antee a higher degree of good hygienic practice than at
small production units such as the one involved in the
outbreak reported.
References
1. Schmid D, Gschiel E, Mann M, Huhulescu S, Ruppitsch W,
Bhm G, Pichler J, Lederer I, Hger G, Heuberger S, Aller-
berger F (2007) Outbreak of acute gastroenteritis in an
Austrian boarding school, September 2006. Euro Sur-
veill12: 224. Available online: www.eurosurveillance.org/
em/v12n03/1203-224.asp
2. Wei HL, Chiou CS (2002) Molecular subtyping of Staphylo-
coccus aureus from an outbreak associated with a food
handler. Epidemiol Infect 128: 1520
3. Stewart GC (2005) Staphylococcus aureus. In: Fratamico
PM, Bhunia AK, Smith JL (eds) Foodborne pathogens: mi-
crobiology and molecular biology. Caister Academic
Press, Norfolk, pp 273284
4. Anonymus (2001) Standardisierung und Qualittssiche-
rung in mikrobiologischer Labordiagnostik. Richtlinien.
Liebeswar G, Editor. Innsbruck: Bundesministerium fr
soziale Sicherheit und Generationen. ISBN 3-86123-126-0
5. Sargeant JM, Leslie KE, Shirley JE, Pulkrabek BJ, Lim GH
(2001) Sensitivity and specicity of somatic cell count and
California mastitis test for identifying intramammary in-
fection in early lactation. J Dairy Sci 84: 20182024
6. Winter P, Baumgartner W (1999) Evaluation of CMT reac-
tions in goat milk. Dtsch Tierrztl Wochenschr 106: 30
34
7. McDermott MP, Erb HN, Natzke RP (1982) Predictability
by somatic cell count related to prevalence of intramam-
mary infection within herds. J Dairy Sci 65: 15351539
8. Dohoo IR, Leslie KE (1991) Evaluation of changes in so-
matic cell counts as indicators of new intramammary in-
fections. Prev Vet Med 10: 225237
9. Doherr MG, Roesch M, Schaeren W, Schallibaum M, Blum
JW (2007) Risk factors associated with subclinical mastitis
in dairy cows on Swiss organic and conventional produc-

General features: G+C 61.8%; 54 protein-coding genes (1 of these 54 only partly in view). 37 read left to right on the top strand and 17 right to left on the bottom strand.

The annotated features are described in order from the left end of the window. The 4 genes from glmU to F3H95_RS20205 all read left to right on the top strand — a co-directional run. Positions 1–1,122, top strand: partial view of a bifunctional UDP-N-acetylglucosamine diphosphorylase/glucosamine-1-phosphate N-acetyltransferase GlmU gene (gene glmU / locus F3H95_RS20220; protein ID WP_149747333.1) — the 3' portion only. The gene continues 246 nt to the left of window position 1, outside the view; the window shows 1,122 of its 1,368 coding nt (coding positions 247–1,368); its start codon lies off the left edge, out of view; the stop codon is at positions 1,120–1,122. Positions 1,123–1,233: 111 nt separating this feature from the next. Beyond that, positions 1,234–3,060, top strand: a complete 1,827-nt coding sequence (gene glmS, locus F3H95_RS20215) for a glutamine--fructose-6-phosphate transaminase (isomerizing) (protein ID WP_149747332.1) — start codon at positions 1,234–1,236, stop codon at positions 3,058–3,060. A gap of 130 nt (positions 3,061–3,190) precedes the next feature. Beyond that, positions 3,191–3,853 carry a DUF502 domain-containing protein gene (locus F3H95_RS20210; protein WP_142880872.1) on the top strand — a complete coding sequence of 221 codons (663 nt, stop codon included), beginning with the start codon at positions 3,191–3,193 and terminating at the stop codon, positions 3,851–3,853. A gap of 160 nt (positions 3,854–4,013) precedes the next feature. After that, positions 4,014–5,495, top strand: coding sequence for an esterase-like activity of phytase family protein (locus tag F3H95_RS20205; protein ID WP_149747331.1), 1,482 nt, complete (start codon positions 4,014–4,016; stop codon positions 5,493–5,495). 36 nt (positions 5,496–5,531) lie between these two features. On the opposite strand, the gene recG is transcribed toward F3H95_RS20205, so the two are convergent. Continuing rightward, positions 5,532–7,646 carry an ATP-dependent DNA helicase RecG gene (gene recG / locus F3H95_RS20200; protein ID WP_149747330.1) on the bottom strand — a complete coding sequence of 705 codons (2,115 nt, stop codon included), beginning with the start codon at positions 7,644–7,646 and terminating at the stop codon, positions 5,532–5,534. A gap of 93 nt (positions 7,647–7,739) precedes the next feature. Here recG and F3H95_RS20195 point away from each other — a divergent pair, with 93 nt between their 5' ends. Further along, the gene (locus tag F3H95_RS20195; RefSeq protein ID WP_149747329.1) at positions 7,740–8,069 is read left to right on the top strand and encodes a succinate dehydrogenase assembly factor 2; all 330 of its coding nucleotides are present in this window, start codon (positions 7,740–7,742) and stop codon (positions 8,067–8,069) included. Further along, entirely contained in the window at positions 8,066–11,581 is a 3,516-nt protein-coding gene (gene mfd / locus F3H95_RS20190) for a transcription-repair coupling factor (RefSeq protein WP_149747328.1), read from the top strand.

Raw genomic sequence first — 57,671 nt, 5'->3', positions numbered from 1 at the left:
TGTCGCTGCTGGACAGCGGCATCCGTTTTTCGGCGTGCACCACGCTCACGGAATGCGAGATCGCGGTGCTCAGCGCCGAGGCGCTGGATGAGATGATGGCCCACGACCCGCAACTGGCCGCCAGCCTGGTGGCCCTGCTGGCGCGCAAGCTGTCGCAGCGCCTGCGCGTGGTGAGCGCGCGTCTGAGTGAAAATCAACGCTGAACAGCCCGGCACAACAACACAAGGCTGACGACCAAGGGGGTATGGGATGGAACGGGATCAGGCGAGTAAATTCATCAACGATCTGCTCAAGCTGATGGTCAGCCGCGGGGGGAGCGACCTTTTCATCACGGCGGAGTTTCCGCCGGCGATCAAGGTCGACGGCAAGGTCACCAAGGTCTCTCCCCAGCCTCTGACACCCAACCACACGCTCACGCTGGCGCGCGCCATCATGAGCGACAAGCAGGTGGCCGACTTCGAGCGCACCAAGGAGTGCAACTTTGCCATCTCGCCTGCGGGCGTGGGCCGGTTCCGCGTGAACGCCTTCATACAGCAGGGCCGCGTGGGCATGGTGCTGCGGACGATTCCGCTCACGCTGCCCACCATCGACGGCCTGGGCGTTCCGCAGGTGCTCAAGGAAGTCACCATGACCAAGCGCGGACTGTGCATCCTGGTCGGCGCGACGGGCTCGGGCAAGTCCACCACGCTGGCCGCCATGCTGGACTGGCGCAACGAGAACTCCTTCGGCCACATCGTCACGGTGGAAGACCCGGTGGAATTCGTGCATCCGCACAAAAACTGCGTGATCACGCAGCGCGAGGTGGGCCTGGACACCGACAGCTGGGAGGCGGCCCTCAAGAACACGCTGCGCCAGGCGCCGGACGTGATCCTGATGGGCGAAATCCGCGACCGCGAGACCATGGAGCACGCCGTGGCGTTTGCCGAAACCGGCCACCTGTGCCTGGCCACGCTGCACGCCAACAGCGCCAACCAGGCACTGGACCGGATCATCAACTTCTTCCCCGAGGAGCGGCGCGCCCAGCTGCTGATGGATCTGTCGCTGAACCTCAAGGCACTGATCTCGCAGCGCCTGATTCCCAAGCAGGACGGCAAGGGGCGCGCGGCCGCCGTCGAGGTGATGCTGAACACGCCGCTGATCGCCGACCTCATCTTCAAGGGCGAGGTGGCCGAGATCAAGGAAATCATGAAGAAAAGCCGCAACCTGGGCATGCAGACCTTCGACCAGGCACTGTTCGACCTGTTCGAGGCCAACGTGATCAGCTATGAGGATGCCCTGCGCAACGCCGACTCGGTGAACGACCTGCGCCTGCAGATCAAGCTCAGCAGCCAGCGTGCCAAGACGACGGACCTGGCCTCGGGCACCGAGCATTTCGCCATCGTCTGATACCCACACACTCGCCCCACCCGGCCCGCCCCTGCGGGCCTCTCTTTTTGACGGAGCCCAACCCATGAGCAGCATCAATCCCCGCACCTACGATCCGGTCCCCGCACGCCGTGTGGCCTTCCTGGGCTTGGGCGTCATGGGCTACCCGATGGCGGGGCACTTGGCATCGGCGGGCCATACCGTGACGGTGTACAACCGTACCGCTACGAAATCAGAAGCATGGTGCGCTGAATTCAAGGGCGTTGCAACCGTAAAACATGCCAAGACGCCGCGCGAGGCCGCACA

tion system farms. Veterinarni Medicina 52: 487495
10. Leslie KE, Schukken YH, Sargeant JM, Timms LL (2003)
Evaluation of the California mastitis test to detect an in-
tramammary infection with a major pathogen in early
lactation dairy cows. Can Vet J 44: 413416
11. Roesch M, Doherr MG, Blum JW (2006) Management,
feeding, production, reproduction and udder health on
organic and conventional Swiss dairy farms. Schweizer
Archiv fr Tierheilkunde 148: 387395
12. Deutz A, Obritzhauser W (1995) Eutergesundheit und
Milchqualitt. Leopold Stocker-Verlag, Graz-Dsseldorf.
ISBN 3-7020-0987-6
13. Jarraud S, Cozon G, Vandenesch F, Bes M, Etienne J, Lina
G (1999) Involvement of enterotoxins G and I in staphylo-
coccal toxic shock syndrome and staphylococcal scarlet
fever. J Clin Microbiol 37: 24462449
14. Ruppitsch W, Indra A, Stger A, Mayer B, Stadlbauer S,
Wewalka G, Allerberger F (2006) Classifying spa types in
complexes improves interpretation of typing results for
methicillin-resistant Staphylococcus aureus. J Clin Micro- J Clin Micro- Clin Micro-
biol 44: 24422448
15. International Dairy Federation (1994) Staphylococcus au-
reus. In: The signicance of pathogenic microorganisms
in raw milk, pp 2442. ISBN: 92 9098 016 8
16. Cenci-Goga BT, Karama M, Rossitto PV, Morgante RA,
Cullor JS (2003) Enterotoxin production by Staphylococcus
aureus isolated from mastitic cows. J Food Protect 66:
16931696
17. Joshi R, Purohoit SK (1997) Studies on important patho-
gens of public health signicance from marketed raw milk
and cream in Bikaner City. Indian Vet Med J 21: 197200
Fig. 3. Plastic hose between pasteurizer and storage tank for
pasteurized milk
wkw Outbreak of staphylococcal food intoxication after consumption of pasteurized milk products 34/2009
original article
131
18. International Dairy Federation (1980) Factors inuencing
the bacteriological quality of raw milk. Bulletin 120